To keep it simple here, passive income is income I receive without having to put in effort or work for. Through stock investment, I get passive income via dividends. As a real-life example, I received RM16,322.26 in dividend income last year from my Malaysian stock portfolio – the Freedom Fund.
Another example of passive income using real estate as an example is rental. The rent you receive from your tenants can be considered passive income as well.
Your FI/RE Amount
The amount everyone is aiming for to FIRE is actually different. It depends on your monthly expenses. If you’re able to live on RM1,000 a month, you can achieve financial independence and retire at a much earlier age with a much smaller amount in the bank.
How I Calculate My FI/RE Amount
As a general rule of thumb, you want to have 30X your yearly expenses in the bank, the dollar amount most people go by is RM1 million. For me, I’ve calculated my annual expenses to about RM36,000. And 30X that amount is RM1.08 million.
This of course is my own personal amount, no family as of yet. For those that are worried about inflation, I believe that a good investment portfolio will negate the effects of inflation.
Using mine as an example, investing in consumer stocks like Nestle and real estate like REITs, inflation is taken care of by these businesses themselves. Ie. Nestle will raise prices to keep up with inflation. And REITs like IGB REIT would definitely increase rental rates as the years go by.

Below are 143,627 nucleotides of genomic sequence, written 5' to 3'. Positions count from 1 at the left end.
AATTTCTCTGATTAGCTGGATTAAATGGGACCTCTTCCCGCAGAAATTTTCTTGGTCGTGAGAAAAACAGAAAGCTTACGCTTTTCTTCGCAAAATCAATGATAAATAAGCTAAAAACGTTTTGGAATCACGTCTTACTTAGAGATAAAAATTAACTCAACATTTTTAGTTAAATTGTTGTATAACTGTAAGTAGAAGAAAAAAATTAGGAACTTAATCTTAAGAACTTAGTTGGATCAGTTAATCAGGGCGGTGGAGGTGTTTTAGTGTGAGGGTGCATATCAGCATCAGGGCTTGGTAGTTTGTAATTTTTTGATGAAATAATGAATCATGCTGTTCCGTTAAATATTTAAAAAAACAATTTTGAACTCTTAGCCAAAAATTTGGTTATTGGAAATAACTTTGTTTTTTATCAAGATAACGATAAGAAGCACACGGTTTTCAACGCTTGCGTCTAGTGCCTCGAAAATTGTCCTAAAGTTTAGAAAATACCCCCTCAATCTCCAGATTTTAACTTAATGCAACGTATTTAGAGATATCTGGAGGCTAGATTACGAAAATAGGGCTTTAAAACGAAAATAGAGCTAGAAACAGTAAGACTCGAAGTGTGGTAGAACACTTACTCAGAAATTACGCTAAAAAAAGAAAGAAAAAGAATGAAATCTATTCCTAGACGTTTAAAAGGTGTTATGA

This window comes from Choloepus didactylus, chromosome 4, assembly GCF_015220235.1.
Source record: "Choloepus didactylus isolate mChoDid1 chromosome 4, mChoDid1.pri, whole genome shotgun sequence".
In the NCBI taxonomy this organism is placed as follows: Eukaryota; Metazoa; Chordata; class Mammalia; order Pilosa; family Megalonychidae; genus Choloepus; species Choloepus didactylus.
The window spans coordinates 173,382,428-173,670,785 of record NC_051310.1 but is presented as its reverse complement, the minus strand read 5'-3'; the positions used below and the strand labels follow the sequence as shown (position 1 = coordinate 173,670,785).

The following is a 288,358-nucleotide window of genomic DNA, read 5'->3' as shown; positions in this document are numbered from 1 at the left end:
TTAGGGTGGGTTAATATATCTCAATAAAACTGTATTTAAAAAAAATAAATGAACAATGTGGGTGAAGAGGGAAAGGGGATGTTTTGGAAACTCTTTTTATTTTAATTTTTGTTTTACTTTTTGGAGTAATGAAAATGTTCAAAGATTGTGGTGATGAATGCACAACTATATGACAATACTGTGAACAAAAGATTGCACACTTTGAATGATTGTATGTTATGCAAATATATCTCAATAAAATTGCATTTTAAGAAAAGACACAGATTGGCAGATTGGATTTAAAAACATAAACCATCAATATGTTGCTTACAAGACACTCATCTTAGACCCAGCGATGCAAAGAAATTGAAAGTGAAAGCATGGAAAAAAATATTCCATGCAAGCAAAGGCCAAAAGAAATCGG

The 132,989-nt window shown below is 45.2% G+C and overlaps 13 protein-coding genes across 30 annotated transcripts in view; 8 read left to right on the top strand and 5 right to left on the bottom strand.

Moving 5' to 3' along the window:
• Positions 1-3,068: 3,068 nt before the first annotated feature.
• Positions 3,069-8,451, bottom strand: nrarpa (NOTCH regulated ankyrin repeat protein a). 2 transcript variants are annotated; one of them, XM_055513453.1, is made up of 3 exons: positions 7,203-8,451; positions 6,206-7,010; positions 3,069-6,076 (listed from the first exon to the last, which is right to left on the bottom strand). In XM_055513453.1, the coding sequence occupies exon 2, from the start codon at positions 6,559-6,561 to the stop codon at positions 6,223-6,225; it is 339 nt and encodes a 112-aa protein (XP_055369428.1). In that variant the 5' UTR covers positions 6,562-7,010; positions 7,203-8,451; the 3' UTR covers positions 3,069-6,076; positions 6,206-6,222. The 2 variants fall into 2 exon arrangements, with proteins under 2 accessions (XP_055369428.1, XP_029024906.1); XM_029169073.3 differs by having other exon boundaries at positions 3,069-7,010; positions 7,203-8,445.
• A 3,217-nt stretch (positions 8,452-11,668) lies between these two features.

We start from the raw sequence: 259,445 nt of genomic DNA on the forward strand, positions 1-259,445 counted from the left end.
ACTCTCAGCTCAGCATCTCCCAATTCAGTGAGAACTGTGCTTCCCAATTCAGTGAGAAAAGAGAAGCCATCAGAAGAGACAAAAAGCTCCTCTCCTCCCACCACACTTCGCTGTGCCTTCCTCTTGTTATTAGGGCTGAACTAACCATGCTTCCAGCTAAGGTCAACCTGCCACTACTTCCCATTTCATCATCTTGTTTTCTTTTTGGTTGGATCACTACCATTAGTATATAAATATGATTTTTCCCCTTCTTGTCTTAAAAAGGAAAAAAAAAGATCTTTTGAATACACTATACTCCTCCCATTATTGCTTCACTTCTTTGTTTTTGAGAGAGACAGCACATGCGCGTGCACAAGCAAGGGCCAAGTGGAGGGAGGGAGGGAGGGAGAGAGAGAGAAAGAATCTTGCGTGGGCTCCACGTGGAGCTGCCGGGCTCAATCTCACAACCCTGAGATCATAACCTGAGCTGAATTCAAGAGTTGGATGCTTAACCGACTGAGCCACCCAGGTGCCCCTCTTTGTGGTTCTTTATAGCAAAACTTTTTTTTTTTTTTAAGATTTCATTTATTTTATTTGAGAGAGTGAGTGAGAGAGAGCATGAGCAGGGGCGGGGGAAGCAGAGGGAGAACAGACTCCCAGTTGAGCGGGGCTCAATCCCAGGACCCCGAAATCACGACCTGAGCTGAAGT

If you however are just saving your money in FDs, you will have to account for inflation. So make sure your portfolio is invested in the right assets.
The First 100K
However, I’ve found it to be much easier to break down that RM1 million goal. Start with the smaller and (in my opinion) much harder to achieve goal of RM100K.
This is how I achieved my first RM100K.
After getting that RM100K, RM1 million becomes much, much easier. Snowballing from RM100K to a million is much easier than from zero to a 100K.
Protecting Your Money
What happens now that you’ve achieved 30X your yearly expense?
You’ll want to protect and continue to grow my money. Some proponents of FIRE actually stop growing their money at this stage. Instead, opting to make small withdrawals (typically 3%) a year.
Personally, with stocks, I aim to continue growing my portfolio from a million to much more. Retiring early isn’t a part of my plan.
Regardless, you will want to protect your wealth by diversifying your money into less risky assets now. At this stage, I would start moving my stocks and building a more defensive portfolio. I’ll focus on maintaining my dividend income as well as preserving my portfolio’s value. No more risky bets at this stage.
How Long Will the Money Last?
If you can get to 30 times your annual expenses, technically, that is enough for you to live off – forever.
With prudent management of your wealth at this point, trust me, you’ll be able to live off that portfolio for a long time. You may even have some leftover for the next generation.
FI/RE requires discipline and letting time work in your favor. Which is why starting early on your savings and investing is so important. Just keep at it and in no time, you’ll be living off your passive income.
If you’re interested in the concept of FI/RE and want to mingle and exchange ideas with like-minded people, we have a Facebook group hERE. To those that have already achieved FI/RE, please do join us and share your journey.